Reaction from soldiers, families and even the public have been very positive. Miller says:

The reaction has been outstanding. The audiences that we targeted (1st Infantry Division Soldiers and family members) as well as several secondary audiences (local community members, Army veterans, extended family members) have been praising this campaign here on post and throughout Facebook. Comments like “outstanding initiative” and “I wish the Army would have done something like this a long time ago” have followed every poster’s launch on Facebook.

This is a campaign that all marketers should take note of–an example of how to target a tough audience and step into delicate territory at the same time.

Follow the 1st Infantry Division on Facebook to see more of the fantastic things they do. And stay tuned to this blog, because I’m on the lookout for more powerful examples of using real-life stories in marketing, advertising and social campaigns to share with you.

The Best Super Bowl Commercial Wasn’t Actually a Super Bowl Ad

Fitting that Super Bowl commercials kicked off with an ad featuring prom (Audi’s ad)—an event everyone gets hyped up for but it never lives up to expectations. Sound familiar?

So much money spent on Super Bowl ads, yet most are still ho-hum, proving that money can’t buy creativity.

A few ads did stand out though, Taco Bell’s “Viva Young,” Amy Poehler’s Best Buy ad, VW’s “Get in. Get Happy” ad.

My winner is Coca-Cola’s first ad of the night—and, psst, it’s not really a Super Bowl ad. It has aired before (one source I saw said in Summer 2012, but it was uploaded to YouTube in November).

Yes, I’m giving them the sentimental vote—for a few reasons.

1. Messages promoting peace and kindness are needed right now.

With wars and violence raging in many countries and civil discourse being overtaken by loudmouths in Congress and elsewhere putting ego before progress, we need reminders that humans can be nice to one another. We need reminders that we’re all in this life together, so let’s choose kindness over vitriol and violence.

2. Coke proves they’re “the real thing” by including real acts of bravery and kindness.

According to Guido Rosales, Latin America Integrated Marketing Communication Director for Coca-Cola, as quoted in Fast Company’s article, Coca-Cola bought usage rights of real footage from security cameras, and re-created what they couldn’t purchase.

3. Waxing a bit nostalgic, Coke goes back to their roots.

If you were around in the ‘70s, you most likely remember the iconic Coke ads with a multicultural group of people singing, “I’d like to teach the world to sing in perfect harmony…” It’s an idea they keep regenerating in different ways, which is great (as long as they do it well) because the idea is timeless.

All of these reasons could be summed up in one word—thoughtful. Coke put time and effort into gaining actual footage to send this message of kindness and peace. And while their tagline, “Open happiness” is corny and not really fitting for a soda, the company is trying to fulfill its brand promise through community and social media efforts and advertising.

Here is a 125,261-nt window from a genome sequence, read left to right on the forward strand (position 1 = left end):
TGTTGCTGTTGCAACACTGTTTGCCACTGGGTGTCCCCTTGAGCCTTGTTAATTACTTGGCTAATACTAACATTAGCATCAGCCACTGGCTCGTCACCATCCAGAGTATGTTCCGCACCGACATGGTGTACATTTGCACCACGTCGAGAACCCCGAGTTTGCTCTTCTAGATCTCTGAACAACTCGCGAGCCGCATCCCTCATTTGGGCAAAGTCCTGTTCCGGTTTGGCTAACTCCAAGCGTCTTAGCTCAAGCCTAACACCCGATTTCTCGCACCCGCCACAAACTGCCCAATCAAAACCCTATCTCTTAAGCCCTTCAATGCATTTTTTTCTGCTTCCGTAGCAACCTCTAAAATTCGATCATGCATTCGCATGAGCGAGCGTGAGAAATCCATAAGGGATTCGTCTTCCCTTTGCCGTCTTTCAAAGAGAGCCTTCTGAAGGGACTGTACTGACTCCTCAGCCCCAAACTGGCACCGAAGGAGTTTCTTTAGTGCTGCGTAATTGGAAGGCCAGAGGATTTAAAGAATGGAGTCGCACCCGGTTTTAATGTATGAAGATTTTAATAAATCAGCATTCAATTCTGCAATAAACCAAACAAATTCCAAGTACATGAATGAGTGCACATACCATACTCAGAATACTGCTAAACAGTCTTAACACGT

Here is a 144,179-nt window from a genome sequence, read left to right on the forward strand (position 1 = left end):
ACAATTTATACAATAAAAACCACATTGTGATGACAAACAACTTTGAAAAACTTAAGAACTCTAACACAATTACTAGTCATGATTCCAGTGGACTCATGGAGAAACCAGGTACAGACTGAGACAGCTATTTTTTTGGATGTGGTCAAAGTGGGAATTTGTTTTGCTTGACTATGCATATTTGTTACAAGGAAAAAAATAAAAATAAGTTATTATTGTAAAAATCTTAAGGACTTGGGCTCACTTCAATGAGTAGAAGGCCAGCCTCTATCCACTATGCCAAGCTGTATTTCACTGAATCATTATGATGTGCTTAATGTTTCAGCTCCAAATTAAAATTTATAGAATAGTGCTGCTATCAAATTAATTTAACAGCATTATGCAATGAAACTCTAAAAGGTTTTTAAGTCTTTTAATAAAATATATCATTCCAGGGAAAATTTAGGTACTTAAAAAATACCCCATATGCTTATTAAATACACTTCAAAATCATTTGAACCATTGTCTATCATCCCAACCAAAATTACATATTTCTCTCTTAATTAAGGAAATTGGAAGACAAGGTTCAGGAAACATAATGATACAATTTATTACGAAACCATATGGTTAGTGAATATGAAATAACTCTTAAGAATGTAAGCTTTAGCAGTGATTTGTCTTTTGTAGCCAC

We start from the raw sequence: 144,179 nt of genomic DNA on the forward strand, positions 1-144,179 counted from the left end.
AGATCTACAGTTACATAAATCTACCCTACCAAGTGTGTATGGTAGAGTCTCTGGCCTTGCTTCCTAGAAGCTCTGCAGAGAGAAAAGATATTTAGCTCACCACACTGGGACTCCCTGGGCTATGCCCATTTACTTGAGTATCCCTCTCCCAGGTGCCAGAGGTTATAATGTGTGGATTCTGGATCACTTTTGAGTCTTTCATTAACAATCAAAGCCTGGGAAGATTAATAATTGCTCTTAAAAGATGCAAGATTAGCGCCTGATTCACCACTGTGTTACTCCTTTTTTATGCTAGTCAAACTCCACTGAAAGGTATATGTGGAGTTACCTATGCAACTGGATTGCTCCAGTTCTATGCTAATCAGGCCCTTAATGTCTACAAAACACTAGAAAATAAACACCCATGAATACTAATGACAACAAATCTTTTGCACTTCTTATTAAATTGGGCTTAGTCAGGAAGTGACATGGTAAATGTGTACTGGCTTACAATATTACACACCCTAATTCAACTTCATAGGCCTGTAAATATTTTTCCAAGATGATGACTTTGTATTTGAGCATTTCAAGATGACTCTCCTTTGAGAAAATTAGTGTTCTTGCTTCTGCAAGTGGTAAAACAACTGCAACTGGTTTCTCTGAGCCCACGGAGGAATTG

Their actual Super Bowl commercial—the Coke Chase, didn’t live up to the hype, but every brand has hits and misses. And speaking of hits…

Slam dunk? Props to Oreo for taking advantage of the mid-game blackout with this tweet:

Oreo tweets during blackout can still dunk in the dark

Note the number of retweets & favorites after only 7 minutes.

Are Consumers Dumb? Yes, and Advertisers Love It!

Dopey, copyright Walt Disney Productions

Dopey, copyright Walt Disney Productions

Companies and their marketers rely on consumers to be dumb—or at least momentarily dumb. You hear a lot about how smart consumers are, but really, that’s a bunch of bull. We still fall for the same tricks and are attracted to shiny objects. Otherwise, JCPenney’s Fair and Square campaign might have worked. (I’ll get back to that in a bit.)

First, before you think this is some sort of attack, I’ll use myself as an example. I consider myself a smart shopper. I read labels, read reviews, compare specs, etc., but I am still a sucker for endcaps and bright designs.

In case you don’t know, a store’s endcap is the product shelving at the end of a row that faces the main aisle. It’s valuable space where they put all the bright, shiny objects they want to sell most. And it works. I just bought a pack of “Dark Side” Skittles because they caught my attention and I was curious enough to throw them in my cart—even though the only “candy” in my cupboard is usually chocolate.

Watch for Red Flags

Right now, one industry trying to take advantage of these sorts of random bouts of stupidity is the auto insurance industry. I got this in the mail from Allstate: